The FCC has issued a Notice of Apparent Liability for Forfeiture to American International College in Springfield, Massachusetts for late renewal and public file violations at WAIC-FM. Additionally, the license renewal term was shortened in response to the violations. As of October, 2011, WAIC-FM has been airing public radio content from WNPR/Connecticut Pubic Radio, but it was a student-run radio station before that.
In its renewal application WAIC states that, “Until 2011, WAIC was a student-run station supervised by a faculty member of the licensee. After the supervising faculty resigned, the licensee entered into an agreement with Connecticut Public Broadcasting, Inc., whereby WAIC would rebroadcast programming provided by CPBI station WNPR, Hartford, Connecticut.”
The FCC order states,
“…we find that Licensee apparently willfully and repeatedly violated Section 73.3539 of the Rules by failing to timely file its license renewal application, and Section 73.3527 of the Rules by failing to retain all required documentation in the Station’s public inspection file. Based upon our review of the facts and circumstances before us, we conclude that the Licensee is apparently liable for a monetary forfeiture in the amount of thirteen thousand five hundred dollars ($13,500), and that the captioned renewal application should be granted for a period of four years instead of a full term of eight years.”
According to the FCC, “…the Licensee failed to timely file the Station renewal application. Also, although it admitted to the public file rule violations, it did so only in the context of the question contained in its captioned license renewal application that compelled such disclosure. Moreover, the violations were extensive, occurring for the whole period of the license term and involving 32 late-filed and/or missing issues/programs lists.”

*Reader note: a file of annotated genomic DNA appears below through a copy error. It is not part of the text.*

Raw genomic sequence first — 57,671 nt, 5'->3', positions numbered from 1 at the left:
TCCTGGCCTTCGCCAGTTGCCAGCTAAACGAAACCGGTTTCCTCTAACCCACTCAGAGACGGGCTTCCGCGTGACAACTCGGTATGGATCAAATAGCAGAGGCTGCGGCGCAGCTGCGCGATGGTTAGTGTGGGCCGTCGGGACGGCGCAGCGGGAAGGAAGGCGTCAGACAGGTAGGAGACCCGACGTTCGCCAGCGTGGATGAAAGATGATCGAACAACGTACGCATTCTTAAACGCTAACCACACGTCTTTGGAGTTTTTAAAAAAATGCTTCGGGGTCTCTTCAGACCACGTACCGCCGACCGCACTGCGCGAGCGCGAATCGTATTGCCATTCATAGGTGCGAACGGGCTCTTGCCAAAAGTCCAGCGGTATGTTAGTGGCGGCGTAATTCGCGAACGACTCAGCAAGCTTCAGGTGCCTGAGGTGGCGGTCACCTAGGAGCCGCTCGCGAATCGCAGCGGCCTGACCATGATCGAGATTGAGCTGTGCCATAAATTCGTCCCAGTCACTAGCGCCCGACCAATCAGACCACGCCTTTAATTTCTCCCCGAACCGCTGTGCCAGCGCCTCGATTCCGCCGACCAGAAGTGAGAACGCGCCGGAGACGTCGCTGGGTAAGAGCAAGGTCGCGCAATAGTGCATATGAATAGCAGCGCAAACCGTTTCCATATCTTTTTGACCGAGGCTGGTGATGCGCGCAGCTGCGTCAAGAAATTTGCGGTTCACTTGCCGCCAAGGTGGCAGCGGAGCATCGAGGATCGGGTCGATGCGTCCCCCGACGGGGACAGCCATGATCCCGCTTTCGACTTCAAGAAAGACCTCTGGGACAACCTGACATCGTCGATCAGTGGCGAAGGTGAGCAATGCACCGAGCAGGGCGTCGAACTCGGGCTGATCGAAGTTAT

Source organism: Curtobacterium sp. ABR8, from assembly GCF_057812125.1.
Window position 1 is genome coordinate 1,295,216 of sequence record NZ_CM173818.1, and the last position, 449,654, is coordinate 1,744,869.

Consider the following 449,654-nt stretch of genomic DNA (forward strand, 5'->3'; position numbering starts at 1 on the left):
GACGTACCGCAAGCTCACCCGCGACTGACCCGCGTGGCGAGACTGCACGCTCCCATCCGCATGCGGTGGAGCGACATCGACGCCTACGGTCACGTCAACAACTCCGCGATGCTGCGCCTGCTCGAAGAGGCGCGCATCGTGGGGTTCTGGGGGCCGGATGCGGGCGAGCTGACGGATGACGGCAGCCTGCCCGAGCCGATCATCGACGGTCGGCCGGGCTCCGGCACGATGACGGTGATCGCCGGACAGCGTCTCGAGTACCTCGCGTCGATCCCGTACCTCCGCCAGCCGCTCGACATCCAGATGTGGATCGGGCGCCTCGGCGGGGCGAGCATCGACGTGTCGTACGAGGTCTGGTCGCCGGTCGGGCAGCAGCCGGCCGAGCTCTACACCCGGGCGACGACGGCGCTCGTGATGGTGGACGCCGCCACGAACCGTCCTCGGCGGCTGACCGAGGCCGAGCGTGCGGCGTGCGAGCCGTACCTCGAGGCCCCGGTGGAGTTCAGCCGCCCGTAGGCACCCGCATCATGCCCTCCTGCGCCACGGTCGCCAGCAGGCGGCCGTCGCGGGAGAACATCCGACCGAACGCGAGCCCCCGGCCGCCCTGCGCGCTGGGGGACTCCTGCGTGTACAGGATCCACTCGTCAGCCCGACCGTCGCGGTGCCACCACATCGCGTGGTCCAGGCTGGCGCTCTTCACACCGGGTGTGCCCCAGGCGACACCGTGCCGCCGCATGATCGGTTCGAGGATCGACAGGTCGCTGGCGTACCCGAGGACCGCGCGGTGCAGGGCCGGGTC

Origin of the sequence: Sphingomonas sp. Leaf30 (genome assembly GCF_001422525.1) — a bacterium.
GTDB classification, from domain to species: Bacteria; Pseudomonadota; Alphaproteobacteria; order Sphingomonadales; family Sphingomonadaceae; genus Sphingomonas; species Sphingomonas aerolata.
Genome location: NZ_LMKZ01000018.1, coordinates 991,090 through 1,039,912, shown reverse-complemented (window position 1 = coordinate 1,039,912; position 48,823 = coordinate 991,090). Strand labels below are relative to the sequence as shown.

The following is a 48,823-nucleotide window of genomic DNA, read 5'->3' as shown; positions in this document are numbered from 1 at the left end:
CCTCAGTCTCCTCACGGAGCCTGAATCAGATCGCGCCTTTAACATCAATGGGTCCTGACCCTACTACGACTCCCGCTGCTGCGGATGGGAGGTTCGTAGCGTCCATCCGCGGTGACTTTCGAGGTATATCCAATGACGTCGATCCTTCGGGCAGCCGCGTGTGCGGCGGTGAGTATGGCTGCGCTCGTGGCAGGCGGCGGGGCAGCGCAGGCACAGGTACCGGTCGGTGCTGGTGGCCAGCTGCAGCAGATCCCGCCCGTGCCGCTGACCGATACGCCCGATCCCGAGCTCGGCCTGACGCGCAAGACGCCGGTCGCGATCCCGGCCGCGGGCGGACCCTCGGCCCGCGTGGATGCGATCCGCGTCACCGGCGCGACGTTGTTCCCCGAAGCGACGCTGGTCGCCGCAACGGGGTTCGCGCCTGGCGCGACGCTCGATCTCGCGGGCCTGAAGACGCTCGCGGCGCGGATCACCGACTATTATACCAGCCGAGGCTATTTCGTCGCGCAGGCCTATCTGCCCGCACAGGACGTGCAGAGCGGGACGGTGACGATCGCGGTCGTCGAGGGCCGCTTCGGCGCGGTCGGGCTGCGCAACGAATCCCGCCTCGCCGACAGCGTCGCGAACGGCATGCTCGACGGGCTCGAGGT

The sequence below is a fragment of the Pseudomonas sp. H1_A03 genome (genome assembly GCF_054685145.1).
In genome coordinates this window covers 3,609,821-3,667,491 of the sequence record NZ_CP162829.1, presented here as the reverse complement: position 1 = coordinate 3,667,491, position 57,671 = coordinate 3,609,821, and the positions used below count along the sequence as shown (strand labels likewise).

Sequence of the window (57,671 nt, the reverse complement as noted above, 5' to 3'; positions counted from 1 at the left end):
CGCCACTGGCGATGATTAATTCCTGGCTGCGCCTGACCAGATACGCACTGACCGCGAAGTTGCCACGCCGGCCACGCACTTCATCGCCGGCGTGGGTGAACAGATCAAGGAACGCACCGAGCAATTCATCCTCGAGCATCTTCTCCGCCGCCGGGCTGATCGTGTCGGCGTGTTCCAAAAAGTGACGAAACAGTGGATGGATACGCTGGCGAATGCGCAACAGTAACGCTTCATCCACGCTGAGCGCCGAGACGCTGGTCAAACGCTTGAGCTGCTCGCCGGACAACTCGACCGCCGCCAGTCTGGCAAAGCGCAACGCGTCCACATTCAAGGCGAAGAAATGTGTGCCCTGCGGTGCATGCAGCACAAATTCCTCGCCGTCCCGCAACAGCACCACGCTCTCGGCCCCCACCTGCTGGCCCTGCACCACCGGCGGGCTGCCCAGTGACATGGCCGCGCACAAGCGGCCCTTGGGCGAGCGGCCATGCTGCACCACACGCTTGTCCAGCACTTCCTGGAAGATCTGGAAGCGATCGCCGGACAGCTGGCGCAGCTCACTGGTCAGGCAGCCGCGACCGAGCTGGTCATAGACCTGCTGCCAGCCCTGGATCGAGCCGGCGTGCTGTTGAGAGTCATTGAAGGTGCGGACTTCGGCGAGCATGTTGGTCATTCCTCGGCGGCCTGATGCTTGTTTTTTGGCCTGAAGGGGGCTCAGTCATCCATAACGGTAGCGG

In its sternly worded letter, the FCC chastises American International College for its “cavalier attitude toward creating and retaining the quarterly issues/programs lists” and states that “additional measures are necessary in order to ensure that the Station is operated in compliance with the Act and the Rules in the future and that Licensee provides accurate responses to items in application forms.” By granting WAIC a shorter renewal period of 4 years, the FCC plans to “…review the Station’s compliance with the Act and the Rules and to take whatever corrective actions, if any, may be warranted at that time.”
The FCC also notes that since the station has not been student-run since 2011, the school is not eligible for the reduction in fines afforded to student-run radio stations following the William Penn University case.
This is a good reminder to all stations to be sure that someone is responsible for understanding and following FCC rules regarding license renewals and public files. Even if a school makes a deal with an outside group to air programming over one’s station, the license holder is the one responsible for ensuring FCC compliance.